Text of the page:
Free-agent pitcher Ben Sheets is leaning toward elbow surgery that would probably keep him out for most, if not all, of the 2009 season, according to a major league source familiar with Sheets' medical prognosis.
The surgery would repair the torn flexor tendon in his pitching elbow that kept Sheets from pitching for the Brewers in the NLDS and limited him to just two abbreviated starts over the final 2½ weeks of the regular season. The normal recovery time from the procedure, according to the source, is nine to 10 months.
Milwaukee assistant GM Gord Ash told MLB.com that the Brewers have been in discussions with Sheets' agent, Casey Close, and representatives from Major League Baseball about who would pay for Sheets' surgery.
Ash told ESPN.com's Jerry Crasnick that Milwaukee's team doctors have yet to examine Sheets. He said the club has heard for several days from people "inside and outside of baseball" that Sheets might need surgery but that the Brewers have yet to receive a definitive answer to that question.
"We're still early in the process, and given the delicate nature of this, there's nothing more I can say," Ash said. "We don't have the answers to a number of questions yet. We don't have all the details. As soon as we collect all the details, we'll go from there."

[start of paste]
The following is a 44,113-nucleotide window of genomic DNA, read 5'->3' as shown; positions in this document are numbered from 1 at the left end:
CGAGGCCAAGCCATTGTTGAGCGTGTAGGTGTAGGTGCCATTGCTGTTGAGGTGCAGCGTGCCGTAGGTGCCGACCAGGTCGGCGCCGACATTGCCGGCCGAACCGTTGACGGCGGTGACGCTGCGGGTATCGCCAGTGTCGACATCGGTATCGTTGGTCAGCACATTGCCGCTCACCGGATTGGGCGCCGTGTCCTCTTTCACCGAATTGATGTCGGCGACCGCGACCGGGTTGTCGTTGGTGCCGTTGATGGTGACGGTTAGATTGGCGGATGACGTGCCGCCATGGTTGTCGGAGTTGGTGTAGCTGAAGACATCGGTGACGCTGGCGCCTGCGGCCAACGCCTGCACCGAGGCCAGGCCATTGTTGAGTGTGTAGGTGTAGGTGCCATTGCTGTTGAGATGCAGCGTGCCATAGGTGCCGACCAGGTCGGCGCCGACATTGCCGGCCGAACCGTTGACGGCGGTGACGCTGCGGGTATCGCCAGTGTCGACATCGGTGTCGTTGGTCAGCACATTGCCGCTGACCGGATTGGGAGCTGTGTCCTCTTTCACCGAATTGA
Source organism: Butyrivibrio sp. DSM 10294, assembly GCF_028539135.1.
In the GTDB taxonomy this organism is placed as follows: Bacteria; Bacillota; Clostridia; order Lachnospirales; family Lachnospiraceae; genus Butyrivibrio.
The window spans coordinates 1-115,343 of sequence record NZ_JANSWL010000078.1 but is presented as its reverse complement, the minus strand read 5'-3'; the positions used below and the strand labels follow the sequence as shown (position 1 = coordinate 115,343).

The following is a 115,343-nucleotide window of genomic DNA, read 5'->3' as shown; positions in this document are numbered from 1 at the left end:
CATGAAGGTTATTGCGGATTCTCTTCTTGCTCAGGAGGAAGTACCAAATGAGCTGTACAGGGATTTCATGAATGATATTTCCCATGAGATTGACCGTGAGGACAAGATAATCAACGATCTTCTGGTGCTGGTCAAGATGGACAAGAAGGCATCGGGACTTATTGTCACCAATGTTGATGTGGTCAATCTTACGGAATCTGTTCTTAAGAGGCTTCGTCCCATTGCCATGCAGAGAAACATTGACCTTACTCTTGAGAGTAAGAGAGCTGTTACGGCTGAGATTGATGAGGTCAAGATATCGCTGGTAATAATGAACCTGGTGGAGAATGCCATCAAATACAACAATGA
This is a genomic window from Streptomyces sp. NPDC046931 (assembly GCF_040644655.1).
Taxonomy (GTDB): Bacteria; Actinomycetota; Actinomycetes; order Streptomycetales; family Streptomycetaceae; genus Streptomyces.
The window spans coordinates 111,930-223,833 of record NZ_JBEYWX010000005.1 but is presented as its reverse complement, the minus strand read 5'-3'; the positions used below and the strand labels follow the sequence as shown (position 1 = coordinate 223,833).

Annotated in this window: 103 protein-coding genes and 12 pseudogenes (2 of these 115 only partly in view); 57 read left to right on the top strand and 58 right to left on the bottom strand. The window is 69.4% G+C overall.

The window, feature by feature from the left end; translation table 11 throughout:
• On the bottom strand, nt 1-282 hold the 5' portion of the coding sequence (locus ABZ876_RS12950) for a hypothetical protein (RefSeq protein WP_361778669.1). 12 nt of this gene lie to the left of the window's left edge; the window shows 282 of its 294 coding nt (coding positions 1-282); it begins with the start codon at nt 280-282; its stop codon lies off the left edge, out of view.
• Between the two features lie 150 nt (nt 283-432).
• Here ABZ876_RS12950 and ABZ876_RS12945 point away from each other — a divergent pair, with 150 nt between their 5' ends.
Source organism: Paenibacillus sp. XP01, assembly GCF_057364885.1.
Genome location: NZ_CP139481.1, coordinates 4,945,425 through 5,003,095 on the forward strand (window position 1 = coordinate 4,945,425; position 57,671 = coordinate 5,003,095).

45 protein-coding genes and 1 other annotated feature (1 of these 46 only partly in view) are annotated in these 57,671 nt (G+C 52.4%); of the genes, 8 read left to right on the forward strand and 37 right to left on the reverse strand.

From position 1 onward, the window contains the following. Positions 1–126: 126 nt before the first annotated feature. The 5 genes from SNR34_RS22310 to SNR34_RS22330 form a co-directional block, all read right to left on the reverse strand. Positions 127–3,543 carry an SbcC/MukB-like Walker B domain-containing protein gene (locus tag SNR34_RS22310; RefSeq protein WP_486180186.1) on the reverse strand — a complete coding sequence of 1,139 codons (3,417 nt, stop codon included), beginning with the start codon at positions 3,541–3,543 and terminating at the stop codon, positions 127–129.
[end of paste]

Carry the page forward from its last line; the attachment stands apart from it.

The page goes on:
Close declined to comment when reached by ESPN.com.
The injury had not previously been believed to be serious. And in fact, some teams that had pursued Sheets this winter seemed to be more concerned about his shoulder than his elbow.
But it's believed the actual nature of the injury was uncovered after he failed a physical given by the Rangers' physicians, after tentatively agreeing to a two-year contract with Texas.
When reached by ESPN.com, Rangers general manager Jon Daniels would not confirm the contract agreement and said he would not comment on Sheets' medical condition.
Daniels would say only: "It's no secret we've had interest in Ben, and we remain interested under the right circumstances. But as far as his medical situation is concerned, we have no comment."
Sheets' condition was first reported by MLB.com.
Senior writer Jayson Stark covers baseball for ESPN.com. Information from ESPN.com's Jerry Crasnick and ESPN's Peter Gammons was used in this report.